Our study has several limitations. First, PCNASP is a voluntary quality improvement program that includes hospitals from selected states; therefore, the results might not be generalizable to the US. Second, registry data did not include information on the presence or absence of COVID-19 coinfections for stroke hospitalizations; consequently, we are uncertain about how COVID-19 may have affected the outcomes during the pandemic. Third, we only included the hospitals participating in PCNASP in both study periods in 2019 (pre–COVID-19) and 2020 (COVID-19), which could have contributed to selection bias. Fourth, PCNASP uses final clinical diagnosis to determine stroke hospitalizations. Some patients with principal ICD-10-CM codes for stroke or TIA may not have been included in the registry. However, a study suggested that the concordance between ICD-10-CM codes and stroke clinical diagnosis was generally high in PCNASP, so misclassification would apply to a small number of patients (25). Finally, our study compared point prevalence data (pre-COVID-19 period in 2019 vs the early phase of the COVID-19 pandemic period in 2020); it did not examine the potential effects of long-term trends in stroke hospitalizations and quality of care because of the changes in the participating hospitals in PCNASP over time. The strengths of our study include the large volume of hospitalizations from different kinds of hospitals (rural, urban, academic, nonacademic) collected during the regular delivery of stroke care and information on stroke treatments and quality of stroke care measures from multiple states.
In summary, the rate of hospitalizations was higher among younger (aged 18–64 y) stroke patients and patients with more severe clinical conditions during the early phase of the COVID-19 pandemic than during the year before. We also observed a significant reduction in the percentage of stroke hospitalizations and an increase in overall in-hospital death from the pre–COVID-19 period to the early phase of the COVID-19 period. However, adherence to stroke quality measures and defect-free care did not change from the pre–COVID-19 period to the early phase of the COVID-19 pandemic among the hospitals participating in PCNASP.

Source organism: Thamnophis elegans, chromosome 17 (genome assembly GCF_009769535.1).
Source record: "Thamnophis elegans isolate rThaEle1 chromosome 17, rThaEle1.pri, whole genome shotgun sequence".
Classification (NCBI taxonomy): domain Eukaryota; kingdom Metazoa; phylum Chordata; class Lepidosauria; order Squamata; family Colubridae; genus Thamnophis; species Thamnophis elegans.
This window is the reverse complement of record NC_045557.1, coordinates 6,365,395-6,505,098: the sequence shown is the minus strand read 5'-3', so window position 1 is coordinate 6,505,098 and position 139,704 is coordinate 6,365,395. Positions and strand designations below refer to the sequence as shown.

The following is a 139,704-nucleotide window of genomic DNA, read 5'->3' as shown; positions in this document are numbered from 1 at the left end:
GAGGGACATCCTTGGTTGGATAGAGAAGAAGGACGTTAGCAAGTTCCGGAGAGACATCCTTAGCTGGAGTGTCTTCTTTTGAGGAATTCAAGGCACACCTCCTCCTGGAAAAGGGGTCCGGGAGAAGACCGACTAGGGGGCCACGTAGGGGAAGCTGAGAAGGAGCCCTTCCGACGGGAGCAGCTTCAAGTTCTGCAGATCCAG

The finding of adherence to stoke quality measures during the pandemic may be attributed to state health departments’ continued outreach to the participating hospitals and their sharing of successes and strategies in well-formed stroke system-of-care partnerships. The dissemination of these strategies and experiences may support efforts to improve the system of care and promote processes that can withstand the impact of the pandemic. Finally, these findings indicate the importance of strengthening public health efforts that promote the awareness of stroke signs and symptoms and the urgency for seeking treatment of stroke, even for mild stroke symptoms.
The findings and conclusions in this article are those of the authors and do not necessarily represent the official position of CDC. The authors have no sources of funding or disclosures to report. No copyrighted materials were used in this research.
Corresponding Author: Xin Tong, MPH, Division for Heart Disease and Stroke Prevention, Centers for Disease Control and Prevention, 4770 Buford Hwy, MS S107-1, Atlanta, GA 30341. Telephone: 770-488-4551. Email: email@example.com.
Author Affiliations: 1Division for Heart Disease and Stroke Prevention, National Center for Chronic Disease Prevention and Health Promotion, Centers for Disease Control and Prevention, Atlanta, Georgia. 2US Public Health Service, Atlanta, Georgia. 3United Hospital, Allina Health, St Paul, Minnesota. 4AllianceGroup, Inc, Atlanta, Georgia.
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|Characteristic||Percentage Reduction (95% CI)|
|All Stroke||Hemorrhagic Stroke||Ischemic Stroke||Transient Ischemic Attack|